"These shackles don't make me guilty:" Daniel Bartelt sentenced to life in prison, no chance for parole

WASHINGTON CO. (WITI) -- Life in prison with no chance for parole. That's the sentence handed down by a Washington County judge Tuesday, October 14th for Daniel Bartelt -- found guilty of first-degree homicide in the death of 19-year-old Jessie Blodgett. A prosecutor described Bartelt as the most dangerous criminal he has ever met, and now, the young man will spend the rest of his life in prison.

The judge could have set a date for when Bartelt would be eligible for parole -- but the judge instead decided Daniel Bartelt will never leave prison.

Jessie Blodgett

A prosecutor described Bartelt as a psychopath. Others described him as narcissistic. Yet Jessie Blodgett's father was able to look at his daughter's killer and tell him this:

"Dan, I forgive you as I have every single day. I believe there is good and bad in each of us, so I don't demonize or vilify you," Blodgett's father, Buck Blodgett said.

Jessie Blodgett was found dead inside her home on July 15th. Blodgett and Bartelt have been described as friends and classmates. They even recorded music together.

On July 15th, 2013, a new student came to Blodgett’s home for a piano lesson around 12:30 p.m. Blodgett’s mother called for her daughter — but after getting no response, she went to Blodgett’s bedroom and discovered her daughter was dead.

Blodgett’s mother tried to revive her using CPR — and noticed something on her daughter’s neck.

In court during Bartelt's trial, the 911 call made by Blodgett’s mother was played.

Blodgett’s mother: “It looks like strangulation marks.”

Dispatcher: “There are strangulation marks?”

Blodgett’s mother: “That’s what it looks like. I don’t know what’s going on. I don’t know what’s going on.”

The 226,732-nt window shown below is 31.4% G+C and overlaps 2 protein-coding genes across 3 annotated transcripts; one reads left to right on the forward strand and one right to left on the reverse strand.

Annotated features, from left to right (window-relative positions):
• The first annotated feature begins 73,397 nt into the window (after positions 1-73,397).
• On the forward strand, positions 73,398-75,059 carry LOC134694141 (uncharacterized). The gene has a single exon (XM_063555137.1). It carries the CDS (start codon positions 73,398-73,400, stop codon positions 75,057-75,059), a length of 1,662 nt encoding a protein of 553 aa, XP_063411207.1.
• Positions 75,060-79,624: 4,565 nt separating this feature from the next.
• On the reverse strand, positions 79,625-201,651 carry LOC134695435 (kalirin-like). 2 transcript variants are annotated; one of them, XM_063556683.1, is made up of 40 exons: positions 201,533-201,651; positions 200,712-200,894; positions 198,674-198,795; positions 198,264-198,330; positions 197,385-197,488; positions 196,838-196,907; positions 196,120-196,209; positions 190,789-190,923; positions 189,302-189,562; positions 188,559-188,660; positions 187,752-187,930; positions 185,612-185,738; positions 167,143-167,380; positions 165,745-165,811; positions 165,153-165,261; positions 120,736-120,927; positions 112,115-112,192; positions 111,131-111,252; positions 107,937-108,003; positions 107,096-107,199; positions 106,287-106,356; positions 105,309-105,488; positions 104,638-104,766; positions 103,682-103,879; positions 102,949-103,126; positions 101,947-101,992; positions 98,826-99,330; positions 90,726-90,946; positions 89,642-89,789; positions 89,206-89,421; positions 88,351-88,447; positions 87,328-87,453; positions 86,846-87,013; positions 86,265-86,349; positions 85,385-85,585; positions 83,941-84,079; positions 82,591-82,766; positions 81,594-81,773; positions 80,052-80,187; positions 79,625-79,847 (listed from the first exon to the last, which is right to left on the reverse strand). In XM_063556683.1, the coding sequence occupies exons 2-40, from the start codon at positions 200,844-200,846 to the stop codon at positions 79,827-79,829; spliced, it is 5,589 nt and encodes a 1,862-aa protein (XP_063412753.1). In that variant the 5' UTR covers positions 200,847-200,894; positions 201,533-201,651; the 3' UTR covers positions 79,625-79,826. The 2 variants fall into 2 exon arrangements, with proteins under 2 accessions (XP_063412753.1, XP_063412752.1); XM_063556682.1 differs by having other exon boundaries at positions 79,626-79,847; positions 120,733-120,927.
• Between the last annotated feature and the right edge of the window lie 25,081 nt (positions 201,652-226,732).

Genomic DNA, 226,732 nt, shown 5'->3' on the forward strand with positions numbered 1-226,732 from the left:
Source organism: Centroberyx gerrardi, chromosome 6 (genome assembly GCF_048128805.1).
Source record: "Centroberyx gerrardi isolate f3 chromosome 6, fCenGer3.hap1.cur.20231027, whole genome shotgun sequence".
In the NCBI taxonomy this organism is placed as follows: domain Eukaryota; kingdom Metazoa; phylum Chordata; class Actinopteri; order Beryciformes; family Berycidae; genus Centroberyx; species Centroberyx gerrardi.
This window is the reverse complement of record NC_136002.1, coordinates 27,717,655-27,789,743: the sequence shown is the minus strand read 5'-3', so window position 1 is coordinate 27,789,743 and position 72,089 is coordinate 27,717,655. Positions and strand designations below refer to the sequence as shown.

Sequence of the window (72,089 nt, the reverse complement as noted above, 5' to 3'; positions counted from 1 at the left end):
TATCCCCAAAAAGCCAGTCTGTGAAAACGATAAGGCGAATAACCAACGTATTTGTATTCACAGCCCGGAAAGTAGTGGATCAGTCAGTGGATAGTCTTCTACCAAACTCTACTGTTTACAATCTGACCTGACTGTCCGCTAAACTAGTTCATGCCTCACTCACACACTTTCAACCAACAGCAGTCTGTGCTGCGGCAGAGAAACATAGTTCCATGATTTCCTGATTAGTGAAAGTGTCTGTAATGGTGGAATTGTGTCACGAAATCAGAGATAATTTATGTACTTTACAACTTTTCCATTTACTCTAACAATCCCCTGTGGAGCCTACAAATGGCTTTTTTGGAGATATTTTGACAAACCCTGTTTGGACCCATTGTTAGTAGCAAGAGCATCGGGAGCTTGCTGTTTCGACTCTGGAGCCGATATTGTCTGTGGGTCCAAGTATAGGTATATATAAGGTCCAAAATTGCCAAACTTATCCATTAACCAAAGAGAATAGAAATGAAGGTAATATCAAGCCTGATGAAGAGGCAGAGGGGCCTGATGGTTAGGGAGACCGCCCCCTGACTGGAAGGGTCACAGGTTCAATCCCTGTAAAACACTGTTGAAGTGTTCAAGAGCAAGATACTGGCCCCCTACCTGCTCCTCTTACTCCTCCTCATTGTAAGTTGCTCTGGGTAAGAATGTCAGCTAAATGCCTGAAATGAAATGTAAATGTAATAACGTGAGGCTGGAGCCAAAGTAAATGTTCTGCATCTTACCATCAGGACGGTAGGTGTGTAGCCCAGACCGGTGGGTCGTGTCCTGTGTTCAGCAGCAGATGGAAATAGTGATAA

Investigators discovered what they believe were the signs of murder tossed in a trash can in a park. They also discovered articles about serial killers on Bartelt’s computer.

During his sentencing hearing, Bartelt looked directly at Blodgett's family members, and denied killing her.

"Buck, Joy -- I can't give you the reasons you are looking for. There's no hiding from yourself in a tiny, concrete cell. This jumpsuit that I'm wearing, these shackles don't make me guilty. I know there's evidence that I can't refute that would make you believe that I am guilty," Bartelt said.

"It's horribly sad -- for his life, for his mom and dad, for Jessie and my family -- for everybody involved. It's a terrible, terrible tragedy all the way around.

The judge admonished Bartelt during his sentencing hearing for not giving Blodgett's family, at this point, the one thing they wanted: an apology.

Bartelt faced four felony charges in the case: two counts of first degree intentional homicide, one count of first degree recklessly endangering safety and one count of false imprisonment.

One count of first degree intentional homicide was related to the death of Blodgett. The other three charges are related to an alleged attack at a Richfield Park on July 12th.

Jurors in this case deliberated for about three hours following a week-long trial that included details of the crime scene. Those details indicated that climbing rope was used to strangle Blodgett in her bedroom.

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